The IPO will help to pay for a 173.5 billion yuan ($27 billion) program to build or expand five nuclear power plants, China National Nuclear Power Corp. said in a statement on the Environment Ministry website.

China has ambitious plans to have more than 100 reactors operating by 2020 to help curb surging demand for coal and imported oil and gas. But development was suspended after Japan's March 2011 tsunami crippled the Fukushima power plant, causing the worst nuclear disaster since Chernobyl in 1986.

IPO proceeds will help pay for work on nuclear power plants in Fujian, Guangdong and Zhejiang provinces in the southeast, Jiangsu province north of Shanghai and on the southern island of Hainan

Taiwan carbon nanotube company targets projected $4 billion carbon nanotube market in 2017

Taiwan's Cabinet-level National Science Council has approved the establishment of a company to produce carbon nanotubes in Hsinchu Science Park in northern Taiwan.

The council on May 31 approved the NT$200 million (US$6.6 million) investment proposal to set up the company, which will be a joint venture between local investors and Japanese technology groups.

The investment was made in light of the expanding market for carbon nanotubes, which are tiny hollow cylinders of carbon that are ultra thin and more than 100 times stronger than steel.

According to studies by nanotechnology researchers, global carbon nanotube output could reach US$1 billion in 2014 and US$4 billion in 2017.

NASA working on lightweight Z-pinch and Dense plasma focus Pulsed Nuclear Fusion Propulsion Feasability Tests

A physics team from The University of Alabama in Huntsville's Department of Mechanical and Aerospace Engineering soon will take delivery of a specialized system to see if they can "Z-pinch" a tiny bit of that salt into the heart of a star.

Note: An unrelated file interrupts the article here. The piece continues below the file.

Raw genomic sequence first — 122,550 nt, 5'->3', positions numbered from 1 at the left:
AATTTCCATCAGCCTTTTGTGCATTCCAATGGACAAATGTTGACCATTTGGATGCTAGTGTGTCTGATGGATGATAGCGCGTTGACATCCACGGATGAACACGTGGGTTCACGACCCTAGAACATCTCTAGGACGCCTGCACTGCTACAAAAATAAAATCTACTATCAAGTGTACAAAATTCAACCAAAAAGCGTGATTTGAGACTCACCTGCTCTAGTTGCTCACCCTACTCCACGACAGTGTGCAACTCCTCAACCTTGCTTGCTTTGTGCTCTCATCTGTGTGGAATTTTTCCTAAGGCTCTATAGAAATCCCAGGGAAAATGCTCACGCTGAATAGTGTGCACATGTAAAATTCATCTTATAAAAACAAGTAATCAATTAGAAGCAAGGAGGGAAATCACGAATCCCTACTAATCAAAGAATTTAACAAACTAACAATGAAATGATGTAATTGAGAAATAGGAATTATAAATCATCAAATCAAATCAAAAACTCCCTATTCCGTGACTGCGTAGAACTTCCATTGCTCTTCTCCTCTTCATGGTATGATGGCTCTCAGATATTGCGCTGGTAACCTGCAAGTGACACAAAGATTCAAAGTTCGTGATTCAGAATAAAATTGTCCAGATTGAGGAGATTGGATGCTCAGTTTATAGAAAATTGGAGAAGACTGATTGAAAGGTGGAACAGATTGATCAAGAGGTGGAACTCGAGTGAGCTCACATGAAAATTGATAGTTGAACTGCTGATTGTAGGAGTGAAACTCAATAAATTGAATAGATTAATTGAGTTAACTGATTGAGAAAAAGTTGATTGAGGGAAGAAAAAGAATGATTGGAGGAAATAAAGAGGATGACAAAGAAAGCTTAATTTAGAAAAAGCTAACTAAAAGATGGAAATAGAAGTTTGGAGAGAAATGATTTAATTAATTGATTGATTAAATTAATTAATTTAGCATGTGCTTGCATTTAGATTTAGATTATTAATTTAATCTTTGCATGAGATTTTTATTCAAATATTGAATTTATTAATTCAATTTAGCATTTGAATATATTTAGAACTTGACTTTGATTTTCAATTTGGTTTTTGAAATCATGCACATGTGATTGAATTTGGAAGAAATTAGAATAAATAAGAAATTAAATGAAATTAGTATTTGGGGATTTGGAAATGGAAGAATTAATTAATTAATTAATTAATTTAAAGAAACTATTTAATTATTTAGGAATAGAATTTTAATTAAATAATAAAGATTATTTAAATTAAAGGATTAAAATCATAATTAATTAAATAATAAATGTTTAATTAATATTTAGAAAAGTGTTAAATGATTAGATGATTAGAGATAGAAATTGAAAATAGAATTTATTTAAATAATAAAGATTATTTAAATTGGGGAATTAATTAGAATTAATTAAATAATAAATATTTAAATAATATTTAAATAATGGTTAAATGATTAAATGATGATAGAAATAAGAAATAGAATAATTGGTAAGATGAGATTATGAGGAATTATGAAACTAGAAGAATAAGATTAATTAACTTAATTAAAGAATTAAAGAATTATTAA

Popular Mechanics has coverage of this research project (H/T Instapundit)

“We are trying to develop a small, lightweight pulsed nuclear fusion system for deep space missions,” explained Dr. Jason Cassibry, an associate professor of engineering at UAHuntsville. “If this works we could reach Mars in six to eight weeks instead of six to eight months.”

In hockey, a slapshot digs the head of the hockey stick into the ice to bend the shaft, like an archer’s bow, storing energy for a sharper snap against the puck and drive it down the ice rink. Cassibry and his team will attempt to drive a hollowed-out puck in on itself, fusing lithium and hydrogen atoms and turning a little of their mass into pure energy.

The “pucks” are approximately two inches wide and an inch thick, smaller than a regulation three-inch puck. They are made of lithium deuteride (LH 2), the lightest metal combined with the middle-weight form of the lightest element.

In May, 2012, big flatbed trucks were unloading combine-sized pieces of equipment at the lab deep on Redstone. When assembled, they will make a Decade Module Two (DM2) pulsed power generator. It was originally designed for the Department of Defense for weapons testing in the 1990s and is coming to Huntsville from Tullahoma, Tenn.

The DM2 consists of banks of capacitors that store an electrical charge for release on command. The analogy is a photographer's flash. That electrical charge will slam lithium and hydrogen atoms into each other and turn their mass into a tiny burst of pure energy.

The reactions of the lithium deuteride to the energy pulse will tell Cassibry and the team if their theory is correct and their fusion propulsion model is valid. If it is, they will begin crunching the numbers to see how to "scale up" a tiny project into something that might power a rocket.